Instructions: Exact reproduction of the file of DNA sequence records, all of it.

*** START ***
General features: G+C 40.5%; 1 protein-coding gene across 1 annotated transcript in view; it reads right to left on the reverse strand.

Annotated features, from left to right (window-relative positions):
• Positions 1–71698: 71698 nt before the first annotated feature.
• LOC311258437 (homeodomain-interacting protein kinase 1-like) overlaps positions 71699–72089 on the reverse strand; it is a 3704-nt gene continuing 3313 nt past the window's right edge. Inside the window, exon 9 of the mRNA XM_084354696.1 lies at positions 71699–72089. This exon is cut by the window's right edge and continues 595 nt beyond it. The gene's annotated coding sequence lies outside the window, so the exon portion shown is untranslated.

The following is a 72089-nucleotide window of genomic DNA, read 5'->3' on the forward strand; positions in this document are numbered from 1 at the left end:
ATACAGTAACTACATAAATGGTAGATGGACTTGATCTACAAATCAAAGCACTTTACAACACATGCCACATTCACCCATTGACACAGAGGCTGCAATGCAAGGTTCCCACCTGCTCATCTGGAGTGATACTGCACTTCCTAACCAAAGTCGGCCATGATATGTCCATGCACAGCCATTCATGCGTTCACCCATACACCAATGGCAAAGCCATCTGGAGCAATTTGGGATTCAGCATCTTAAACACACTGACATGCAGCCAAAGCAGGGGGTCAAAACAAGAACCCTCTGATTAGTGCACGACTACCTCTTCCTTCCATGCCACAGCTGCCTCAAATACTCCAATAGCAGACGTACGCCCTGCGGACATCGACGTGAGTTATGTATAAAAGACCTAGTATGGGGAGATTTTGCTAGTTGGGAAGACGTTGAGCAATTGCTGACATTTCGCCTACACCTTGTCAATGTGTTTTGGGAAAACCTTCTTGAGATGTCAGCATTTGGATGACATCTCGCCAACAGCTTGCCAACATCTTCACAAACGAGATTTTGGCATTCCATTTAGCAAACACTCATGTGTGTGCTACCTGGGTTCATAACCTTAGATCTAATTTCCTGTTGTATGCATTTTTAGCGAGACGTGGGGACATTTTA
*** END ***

General features: G+C 40.5%; 1 protein-coding gene across 1 annotated transcript in view; it reads right to left on the reverse strand.

Annotated features, from left to right (window-relative positions):
• Positions 1–71698: 71698 nt before the first annotated feature.
• LOC311258437 (homeodomain-interacting protein kinase 1-like) overlaps positions 71699–72089 on the reverse strand; it is a 3704-nt gene continuing 3313 nt past the window's right edge. Inside the window, exon 9 of the mRNA XM_084354696.1 lies at positions 71699–72089. This exon is cut by the window's right edge and continues 595 nt beyond it. The gene's annotated coding sequence lies outside the window, so the exon portion shown is untranslated.

The following is a 72089-nucleotide window of genomic DNA, read 5'->3' on the forward strand; positions in this document are numbered from 1 at the left end:
ATACAGTAACTACATAAATGGTAGATGGACTTGATCTACAAATCAAAGCACTTTACAACACATGCCACATTCACCCATTGACACAGAGGCTGCAATGCAAGGTTCCCACCTGCTCATCTGGAGTGATACTGCACTTCCTAACCAAAGTCGGCCATGATATGTCCATGCACAGCCATTCATGCGTTCACCCATACACCAATGGCAAAGCCATCTGGAGCAATTTGGGATTCAGCATCTTAAACACACTGACATGCAGCCAAAGCAGGGGGTCAAAACAAGAACCCTCTGATTAGTGCACGACTACCTCTTCCTTCCATGCCACAGCTGCCTCAAATACTCCAATAGCAGACGTACGCCCTGCGGACATCGACGTGAGTTATGTATAAAAGACCTAGTATGGGGAGATTTTGCTAGTTGGGAAGACGTTGAGCAATTGCTGACATTTCGCCTACACCTTGTCAATGTGTTTTGGGAAAACCTTCTTGAGATGTCAGCATTTGGATGACATCTCGCCAACAGCTTGCCAACATCTTCACAAACGAGATTTTGGCATTCCATTTAGCAAACACTCATGTGTGTGCTACCTGGGTTCATAACCTTAGATCTAATTTCCTGTTGTATGCATTTTTAGCGAGACGTGGGGACATTTTA